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Brazil – State governors propose using gaming taxes for public security in Brazil

By - 12 February 2018

Eight state governors of Brazil and the President of Brazil’s Chamber of Deputies Rodrigo Maia have met in order to discuss a plan, which would improve public security via gaming taxes.

The governor of Piauí, Wellington Dias said that additional funds would be added to the money that the states already earmark for public safety. According to research carried out by Congress and cited during the meeting, if gaming were to be regulated in Brazil it would raise up to $20bn a year for public coffers. In November, governors from several states met in Brasilia and proposed using gaming tax revenue in order to combat rising levels of crime.

Wellington Dias said that one of the most serious problems facing Brazil was crime. “The understanding today, and it is unanimous, is that we must control the entry of arms and drugs at the borders and that as with health and education it is also necessary to create a national policy. Crime is organised at national level,” he said. Wellington Dias added that Rodrigo Maia would guide the proposed security plan in the Lower Chamber later this month.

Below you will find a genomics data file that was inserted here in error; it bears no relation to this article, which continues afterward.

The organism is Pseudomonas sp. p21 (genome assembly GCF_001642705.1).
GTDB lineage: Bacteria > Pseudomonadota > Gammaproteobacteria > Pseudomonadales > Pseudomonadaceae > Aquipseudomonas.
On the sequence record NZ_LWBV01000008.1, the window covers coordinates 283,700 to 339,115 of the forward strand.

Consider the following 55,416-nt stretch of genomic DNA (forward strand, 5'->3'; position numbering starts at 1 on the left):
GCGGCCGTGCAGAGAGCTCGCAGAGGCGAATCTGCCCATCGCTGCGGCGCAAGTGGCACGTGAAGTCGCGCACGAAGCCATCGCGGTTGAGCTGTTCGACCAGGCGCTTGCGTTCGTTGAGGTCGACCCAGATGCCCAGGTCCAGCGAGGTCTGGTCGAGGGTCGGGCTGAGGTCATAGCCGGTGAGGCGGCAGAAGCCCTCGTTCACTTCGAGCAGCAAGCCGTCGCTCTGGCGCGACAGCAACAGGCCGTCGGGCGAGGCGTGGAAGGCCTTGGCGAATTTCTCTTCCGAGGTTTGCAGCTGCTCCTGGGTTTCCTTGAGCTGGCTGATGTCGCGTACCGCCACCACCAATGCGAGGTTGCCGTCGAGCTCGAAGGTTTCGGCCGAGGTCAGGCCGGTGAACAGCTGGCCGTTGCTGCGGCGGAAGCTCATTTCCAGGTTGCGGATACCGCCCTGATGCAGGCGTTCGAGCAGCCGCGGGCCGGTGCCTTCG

“It’s an activity that already exists . . . Today almost all governors defend the taxation and regulation of games,” Wellington Dias said. Also attending the meeting were governors of Rio de Janeiro, Luiz Fernando Pezão; the governor of Minas Gerais, Fernando Pimentel; the governor of Rio Grande do Sul, José Ivo Sartori as well as the governor of Goiás, Marconi Perillo; the governor of Santa Catarina, Raimundo Colombo; the governor of Alagoas, Renan Filho and the governor of Acre, Tião Viana.
Last week the Committee on Constitution, Justice and Citizenship (CCJ) in the senate started once again to begin work on gaming bill PLS 186/2016 which seeks to green light gaming in Brazil. Meanwhile, the Chamber of Deputies is also considering another bill (PL 442/91) which would give gaming the green light. Both bills seek to allow gaming in order to create jobs, boost tourism and increase tax revenue for the state.

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